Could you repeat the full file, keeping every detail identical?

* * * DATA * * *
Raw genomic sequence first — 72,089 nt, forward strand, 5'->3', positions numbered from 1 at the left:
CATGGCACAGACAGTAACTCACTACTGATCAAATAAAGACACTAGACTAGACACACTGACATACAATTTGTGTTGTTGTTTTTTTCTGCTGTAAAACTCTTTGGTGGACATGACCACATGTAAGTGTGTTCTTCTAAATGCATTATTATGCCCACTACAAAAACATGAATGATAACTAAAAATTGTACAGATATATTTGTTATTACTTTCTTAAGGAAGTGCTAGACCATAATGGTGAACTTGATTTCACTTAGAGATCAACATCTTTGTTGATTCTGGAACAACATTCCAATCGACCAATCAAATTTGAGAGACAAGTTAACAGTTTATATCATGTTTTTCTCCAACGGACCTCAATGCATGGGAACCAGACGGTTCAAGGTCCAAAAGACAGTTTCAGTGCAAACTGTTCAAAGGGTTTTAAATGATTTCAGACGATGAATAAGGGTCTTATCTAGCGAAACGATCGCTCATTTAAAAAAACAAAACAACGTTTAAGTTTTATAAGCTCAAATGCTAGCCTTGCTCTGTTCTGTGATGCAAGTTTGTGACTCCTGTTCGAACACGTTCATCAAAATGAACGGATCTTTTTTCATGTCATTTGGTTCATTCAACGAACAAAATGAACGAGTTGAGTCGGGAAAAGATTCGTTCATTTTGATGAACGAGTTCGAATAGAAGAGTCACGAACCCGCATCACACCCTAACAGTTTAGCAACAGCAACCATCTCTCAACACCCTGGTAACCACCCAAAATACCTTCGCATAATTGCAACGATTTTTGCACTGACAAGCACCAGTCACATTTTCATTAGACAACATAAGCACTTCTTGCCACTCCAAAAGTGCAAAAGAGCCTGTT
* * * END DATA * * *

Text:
Raw genomic sequence first — 72,089 nt, forward strand, 5'->3', positions numbered from 1 at the left:
CATGGCACAGACAGTAACTCACTACTGATCAAATAAAGACACTAGACTAGACACACTGACATACAATTTGTGTTGTTGTTTTTTTCTGCTGTAAAACTCTTTGGTGGACATGACCACATGTAAGTGTGTTCTTCTAAATGCATTATTATGCCCACTACAAAAACATGAATGATAACTAAAAATTGTACAGATATATTTGTTATTACTTTCTTAAGGAAGTGCTAGACCATAATGGTGAACTTGATTTCACTTAGAGATCAACATCTTTGTTGATTCTGGAACAACATTCCAATCGACCAATCAAATTTGAGAGACAAGTTAACAGTTTATATCATGTTTTTCTCCAACGGACCTCAATGCATGGGAACCAGACGGTTCAAGGTCCAAAAGACAGTTTCAGTGCAAACTGTTCAAAGGGTTTTAAATGATTTCAGACGATGAATAAGGGTCTTATCTAGCGAAACGATCGCTCATTTAAAAAAACAAAACAACGTTTAAGTTTTATAAGCTCAAATGCTAGCCTTGCTCTGTTCTGTGATGCAAGTTTGTGACTCCTGTTCGAACACGTTCATCAAAATGAACGGATCTTTTTTCATGTCATTTGGTTCATTCAACGAACAAAATGAACGAGTTGAGTCGGGAAAAGATTCGTTCATTTTGATGAACGAGTTCGAATAGAAGAGTCACGAACCCGCATCACACCCTAACAGTTTAGCAACAGCAACCATCTCTCAACACCCTGGTAACCACCCAAAATACCTTCGCATAATTGCAACGATTTTTGCACTGACAAGCACCAGTCACATTTTCATTAGACAACATAAGCACTTCTTGCCACTCCAAAAGTGCAAAAGAGCCTGTT